For Lemuel “Life” LaRoche, life’s about the game – the game of chess. He’s used the game as a way to reach and impact young people at risk for the last 15 years, culminating in the creation of his organization Chess and Community.
“Chess is the hook and the glue to getting them in. We’re teaching them about life and changing their perspective on things,” he said. “We show them we’re all pawns on a chess board, and the pawns can become anything they want to.”
Since 1999, he’s worked with youth cycling through the Department of Juvenile Justice, trying to help them identify better choices to change their lives’ trajectory.
As a motivational speaker who addresses crowds in churches, schools, and detention centers, LaRoche uses his poetry to show young people they have worth in society – that they can choose a path leading to success instead of one that ends in troubles.
Using chess as an anchor, LaRoche has launched several youth programs, most of which are centered around the game of chess. Since 2011, he’s created monthly Chess and Pizza for 30-40 kids, Chess and Ice Cream, and a weekly chess program at local library which attracts between 20-60 kids. He also hosts an annual friendly chess competition, ‘Justice-Served’ for youth to play chess with local police officers to foster a stronger community-police relationship.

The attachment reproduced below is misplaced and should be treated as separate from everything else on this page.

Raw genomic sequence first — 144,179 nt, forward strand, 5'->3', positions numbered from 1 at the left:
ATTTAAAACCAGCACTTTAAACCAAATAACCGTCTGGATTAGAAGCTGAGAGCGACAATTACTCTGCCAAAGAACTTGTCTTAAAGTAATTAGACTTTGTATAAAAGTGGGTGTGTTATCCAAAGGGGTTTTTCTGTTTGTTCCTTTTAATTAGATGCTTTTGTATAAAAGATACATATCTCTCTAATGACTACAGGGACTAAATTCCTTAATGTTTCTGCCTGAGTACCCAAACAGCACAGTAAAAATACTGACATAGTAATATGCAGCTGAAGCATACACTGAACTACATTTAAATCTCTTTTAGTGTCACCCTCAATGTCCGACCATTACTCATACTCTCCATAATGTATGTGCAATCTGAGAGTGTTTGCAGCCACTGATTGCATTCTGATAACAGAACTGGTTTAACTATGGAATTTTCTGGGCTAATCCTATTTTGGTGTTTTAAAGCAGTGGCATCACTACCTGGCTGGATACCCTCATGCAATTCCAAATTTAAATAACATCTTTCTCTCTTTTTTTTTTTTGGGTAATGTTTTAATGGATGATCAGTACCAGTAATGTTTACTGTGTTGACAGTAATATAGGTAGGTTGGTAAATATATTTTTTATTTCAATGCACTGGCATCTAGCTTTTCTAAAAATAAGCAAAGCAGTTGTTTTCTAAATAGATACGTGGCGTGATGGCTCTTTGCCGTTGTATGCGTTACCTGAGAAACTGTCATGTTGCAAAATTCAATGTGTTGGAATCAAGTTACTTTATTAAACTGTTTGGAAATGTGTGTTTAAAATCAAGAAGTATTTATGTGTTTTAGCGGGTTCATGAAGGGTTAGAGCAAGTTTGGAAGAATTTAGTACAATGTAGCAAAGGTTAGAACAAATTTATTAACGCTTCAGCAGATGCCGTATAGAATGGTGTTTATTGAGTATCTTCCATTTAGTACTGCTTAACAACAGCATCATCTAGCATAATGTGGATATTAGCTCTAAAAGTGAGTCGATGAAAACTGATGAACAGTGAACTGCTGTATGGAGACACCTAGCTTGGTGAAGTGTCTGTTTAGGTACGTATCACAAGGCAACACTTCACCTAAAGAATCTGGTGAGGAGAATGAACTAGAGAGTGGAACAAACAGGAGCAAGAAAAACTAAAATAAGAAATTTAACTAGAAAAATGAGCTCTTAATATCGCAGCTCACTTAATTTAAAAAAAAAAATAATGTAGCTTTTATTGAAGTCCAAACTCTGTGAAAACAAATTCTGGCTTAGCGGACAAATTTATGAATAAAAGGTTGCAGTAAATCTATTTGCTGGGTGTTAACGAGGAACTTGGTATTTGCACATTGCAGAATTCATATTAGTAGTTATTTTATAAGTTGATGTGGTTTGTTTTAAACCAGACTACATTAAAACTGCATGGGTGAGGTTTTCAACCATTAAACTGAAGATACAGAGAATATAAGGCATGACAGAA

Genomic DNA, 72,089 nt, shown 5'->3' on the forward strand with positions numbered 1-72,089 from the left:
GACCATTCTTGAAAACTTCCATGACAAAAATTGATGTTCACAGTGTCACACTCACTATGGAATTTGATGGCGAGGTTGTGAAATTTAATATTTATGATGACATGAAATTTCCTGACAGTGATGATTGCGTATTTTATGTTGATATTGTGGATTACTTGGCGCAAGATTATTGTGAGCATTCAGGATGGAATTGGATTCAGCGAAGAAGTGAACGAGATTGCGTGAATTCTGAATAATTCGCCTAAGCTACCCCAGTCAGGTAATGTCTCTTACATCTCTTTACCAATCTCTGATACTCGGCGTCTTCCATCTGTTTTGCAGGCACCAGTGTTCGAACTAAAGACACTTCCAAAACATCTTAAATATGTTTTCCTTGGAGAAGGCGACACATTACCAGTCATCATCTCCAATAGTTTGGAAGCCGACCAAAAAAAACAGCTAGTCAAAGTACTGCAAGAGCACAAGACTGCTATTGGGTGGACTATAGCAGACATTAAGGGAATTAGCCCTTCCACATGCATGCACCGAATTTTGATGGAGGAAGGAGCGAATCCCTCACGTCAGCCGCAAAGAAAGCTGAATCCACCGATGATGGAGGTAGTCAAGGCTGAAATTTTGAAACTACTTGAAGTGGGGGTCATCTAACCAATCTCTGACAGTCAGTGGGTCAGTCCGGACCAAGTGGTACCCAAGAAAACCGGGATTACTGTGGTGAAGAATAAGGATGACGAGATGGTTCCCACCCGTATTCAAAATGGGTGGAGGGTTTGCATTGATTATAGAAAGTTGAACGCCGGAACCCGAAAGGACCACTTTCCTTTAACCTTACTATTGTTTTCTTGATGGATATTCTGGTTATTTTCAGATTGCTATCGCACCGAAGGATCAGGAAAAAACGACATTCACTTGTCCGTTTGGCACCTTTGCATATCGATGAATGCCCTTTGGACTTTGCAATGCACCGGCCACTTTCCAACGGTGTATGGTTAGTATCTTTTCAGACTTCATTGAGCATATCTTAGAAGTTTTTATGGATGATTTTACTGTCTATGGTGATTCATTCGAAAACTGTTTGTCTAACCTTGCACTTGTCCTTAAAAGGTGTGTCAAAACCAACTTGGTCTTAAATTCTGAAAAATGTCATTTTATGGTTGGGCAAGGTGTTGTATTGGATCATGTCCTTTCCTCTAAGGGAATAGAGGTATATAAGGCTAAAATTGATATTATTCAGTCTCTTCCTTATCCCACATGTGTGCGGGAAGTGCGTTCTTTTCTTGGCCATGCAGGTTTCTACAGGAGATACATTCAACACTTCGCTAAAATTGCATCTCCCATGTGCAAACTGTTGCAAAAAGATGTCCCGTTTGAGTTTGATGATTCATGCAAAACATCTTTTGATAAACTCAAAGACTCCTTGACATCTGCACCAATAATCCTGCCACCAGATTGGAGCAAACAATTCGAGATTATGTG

“These programs help kids learn how to think strategically and develop strategies for their own lives,” he said. “We teach them how to look at chess as the game of life so they can incorporate strategy into everything they do.”
Additionally, LaRoche has lead an Operation DC program in which students who have completed all the community service and school requirements earn a trip to Washington, D.C. to compete in the annual Bum Rush the Board Chess Tournament, visit the Fredrick Douglass Center, Howard University and other college campuses and a visit see the White house. At the Chess and Community Conference youth chess tournament held in Athens, GA youth are encouraged to voice their concerns for their community through an essay-writing competition, engaging with local policymakers and community leaders and a chess tournament for a cash prize. He also maintains a scholarship program through Chess and Community which has awarded 20 $500-1,000 scholarships to date.
Overall, he said, his volunteer efforts are about giving back to society even in incremental measures.
“My philosophy is to give one hour a month to engage your community’s challenges,” he said. “If you can’t do that, then you don’t get to complain about the problems we see.
If you’re interested in finding opportunities to engage in your community through service, please check out All for Good for projects near you!